(Bruce Frantzis, "The Power of Internal Martial Arts and Chi," pages 17-18

This is not to say that I am in any way recommending violent behaviour as a lifestyle. Nor am I into knocking anyone around (or being knocked around, for that matter). The reason why I love stories like Wang Shu Jin's is that it's a great reminder that this training can take us anywhere. I've personally used it to rehabilitate from an accident and surgery. You might want to use it to help you reach new spiritual insights. Maybe you're looking for a different way to learn martial arts. Or maybe you just want to feel great. There are no limits here.

There was a Chinese documentary made featuring Wang, before he passed on. It features him demonstrating some of his incredible technique. Enjoy!


What is the difference between tai chi and yoga?


If you're looking for an exercise class that has a meditation component, you might be interested in yoga or tai chi. Both practices have their origins in eastern spiritual traditions. Both emphasize stretching and strengthening. Both focus on increasing the flexibility of the spine.

Where some forms of yoga emphasize getting into a posture and easing deeper and deeper into it, tai chi tends to work on stretching through dynamic movement. When you do a tai chi set or practice the movements of chi kung exercises, your goal is to flow constantly from one part of the move to the next, never to hold one pose.

Unlike yoga, tai chi is a martial art. Some classes emphasize the martial arts aspect of tai chi more than others. Although I train students gently and always match my lessons to the pace of the individual, I do show people how the movements would be used for self-defense. Although many people who come to my classes are hesitant about this aspect at first, they often find that it becomes their favourite part of tai chi. Most people find that it is much easier to access the warrior spirit within than they would have thought! Like any martial art, tai chi gives you a keen mental focus that is stimulating and uplifting.

Where some yoga poses require the student to use his or her arms to support the body (e.g., downward dog), tai chi does not involve the arms in this way, except in some advanced exercises that are not introduced in the beginning. If you have any concerns about putting pressure on the joints in your hands, wrists, or arms, it may be that tai chi is a better option for you.

Tai chi and yoga are two different paths to the same goal: health, joy, and inner peace. The ultimate answer to the question of which to choose has to depend on you. Ask an instructor in each of the forms if you can sit in on a class and observe. Take your time and shop around. See which one speaks to you.

Can I Do Tai Chi Even if...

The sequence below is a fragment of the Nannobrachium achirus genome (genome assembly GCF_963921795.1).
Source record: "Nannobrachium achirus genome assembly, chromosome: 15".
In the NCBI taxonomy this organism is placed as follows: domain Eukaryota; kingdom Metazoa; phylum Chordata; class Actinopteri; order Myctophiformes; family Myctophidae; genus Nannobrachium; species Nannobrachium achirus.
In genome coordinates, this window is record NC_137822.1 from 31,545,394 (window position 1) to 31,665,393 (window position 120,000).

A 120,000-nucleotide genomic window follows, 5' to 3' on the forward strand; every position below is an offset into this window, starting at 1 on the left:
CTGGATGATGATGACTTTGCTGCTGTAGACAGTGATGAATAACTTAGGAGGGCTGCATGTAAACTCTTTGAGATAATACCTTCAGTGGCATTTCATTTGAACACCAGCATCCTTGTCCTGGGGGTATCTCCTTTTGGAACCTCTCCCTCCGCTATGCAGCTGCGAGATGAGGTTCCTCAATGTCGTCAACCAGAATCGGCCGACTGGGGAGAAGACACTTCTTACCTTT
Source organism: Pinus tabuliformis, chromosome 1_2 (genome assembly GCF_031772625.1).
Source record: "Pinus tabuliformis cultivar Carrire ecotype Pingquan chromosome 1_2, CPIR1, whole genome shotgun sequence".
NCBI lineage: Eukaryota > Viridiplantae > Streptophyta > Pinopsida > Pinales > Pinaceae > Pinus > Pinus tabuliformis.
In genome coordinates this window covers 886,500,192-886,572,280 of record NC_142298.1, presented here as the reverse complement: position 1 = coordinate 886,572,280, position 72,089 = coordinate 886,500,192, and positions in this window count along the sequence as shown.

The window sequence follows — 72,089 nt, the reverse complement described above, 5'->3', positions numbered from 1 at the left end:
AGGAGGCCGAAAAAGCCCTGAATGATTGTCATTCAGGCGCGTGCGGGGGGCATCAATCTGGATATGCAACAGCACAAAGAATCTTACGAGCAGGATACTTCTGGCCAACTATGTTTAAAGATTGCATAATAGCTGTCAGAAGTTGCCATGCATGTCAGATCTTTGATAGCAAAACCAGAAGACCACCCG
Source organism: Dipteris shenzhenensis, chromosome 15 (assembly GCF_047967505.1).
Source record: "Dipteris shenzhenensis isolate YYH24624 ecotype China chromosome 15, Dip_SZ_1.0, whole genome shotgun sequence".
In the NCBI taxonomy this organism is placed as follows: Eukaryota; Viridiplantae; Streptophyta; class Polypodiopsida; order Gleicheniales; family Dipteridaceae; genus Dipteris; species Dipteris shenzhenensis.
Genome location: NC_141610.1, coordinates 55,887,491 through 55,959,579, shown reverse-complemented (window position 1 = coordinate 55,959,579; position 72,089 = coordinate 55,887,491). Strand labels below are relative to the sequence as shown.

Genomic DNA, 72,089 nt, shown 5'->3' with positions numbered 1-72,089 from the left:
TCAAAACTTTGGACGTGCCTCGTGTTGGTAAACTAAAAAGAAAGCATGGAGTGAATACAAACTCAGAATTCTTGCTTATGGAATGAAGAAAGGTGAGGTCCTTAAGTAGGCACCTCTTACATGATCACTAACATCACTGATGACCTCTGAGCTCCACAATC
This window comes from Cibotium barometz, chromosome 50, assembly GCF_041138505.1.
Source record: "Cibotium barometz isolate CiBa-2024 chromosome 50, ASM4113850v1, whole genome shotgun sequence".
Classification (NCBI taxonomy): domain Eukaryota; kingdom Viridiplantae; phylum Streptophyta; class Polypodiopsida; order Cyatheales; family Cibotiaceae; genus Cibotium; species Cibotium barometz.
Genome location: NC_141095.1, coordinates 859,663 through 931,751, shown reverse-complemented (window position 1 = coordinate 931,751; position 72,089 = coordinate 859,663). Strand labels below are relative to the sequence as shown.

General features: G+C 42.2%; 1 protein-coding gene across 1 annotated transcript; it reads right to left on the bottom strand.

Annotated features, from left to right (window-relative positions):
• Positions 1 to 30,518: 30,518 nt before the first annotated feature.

This post is the first in a series of answers to questions that people have asked me about tai chi.

Sometimes people have concerns about beginning tai chi training. It's natural to wonder about whether a medical condition or other physical limitation will mean you can't do tai chi.

Some forms of this question include:
  • Can I do tai chi even if I must remain seated?
  • Can I do tai chi even if I have chronic pain?
  • Can I do tai chi even if I have a major chronic illness (lupus, Parkinson's, MS, fibromyalgia)?
There are less extreme versions of this question that might still prevent you from trying tai chi:
  • Can I do tai chi even if I've never done formal exercise before?
  • Can I do tai chi even if I don't do any other kind of exercise?
  • Can I do tai chi even if I've been told I'm uncoordinated?
  • Can I do tai chi even if I have trouble focussing?

While I can't speak to how other tai chi instructors deal with this kind of issue, my answer to all of these questions is yes, you can. One of the many beauties of tai chi is that it can be adapted for anyone who is willing and able to attend a class.

My training has included hours of instruction on how to tailor lessons for each individual, so that each participant receives exactly what he or she needs in a class. I have worked with people with Parkinson's, MS, Alzheimer's, brain injuries, arthritis, and chronic pain.

When I teach someone in compromised health, I work from my own experience. Part of my tai chi journey has included using tai chi to overcome chronic joint pain that resulted from a cycling accident. I know how very effective the gentle stretching and strengthening movements of tai chi can be as you work toward recovery. It has been my experience that anyone can begin to practice tai chi and receive some benefits even from one session.

This is not to say that it is equally easy for everyone to begin. Tai chi is an incredibly sophisticated and complex system for healing mind, body, and spirit. Challenges await anyone who decides to start down the tai chi path to healing. And it is especially difficult to engage in physical exercise when your health is already compromised. But I guarantee that no matter what your situation, with effort and practice, you will be pleasantly surprised at how soon you begin to feel better.

New Class Hours for 2010

Happy New Year, everyone! Hours are changing a little bit for 2010.

Wednesday classes

Wednesday classes are still on from 5:30-6:30pm. This is an open class for all levels of tai chi.


Friday classes

The intermediate class for Seniors is still ongoing on Fridays. The start time has shifted to 2:10pm.

Our beginner class on Friday afternoon is just underway, so if you're a brand new beginner, 3:10 on Fridays would be a wonderful time for you.


Saturday classes

I'm very excited about the change to the Saturday class. The class will run from 3:00 to 4:30. I'll run a lesson aimed specifically at brand new beginners from 3:00-3:30 pm. We'll do Qiqong exercises for all levels from 3:30-4:00 (beginners most welcome!). Continuing students will have dedicated time from 4:00.

But of course if you're a continuing student, you can still benefit from going over the moves with the beginners, working on your technique, and joining us for standing exercises from 3:30-4:00. If you're up for the challenge of an hour and a half workout, please join us! There are amazing benefits to be had from an extended workout!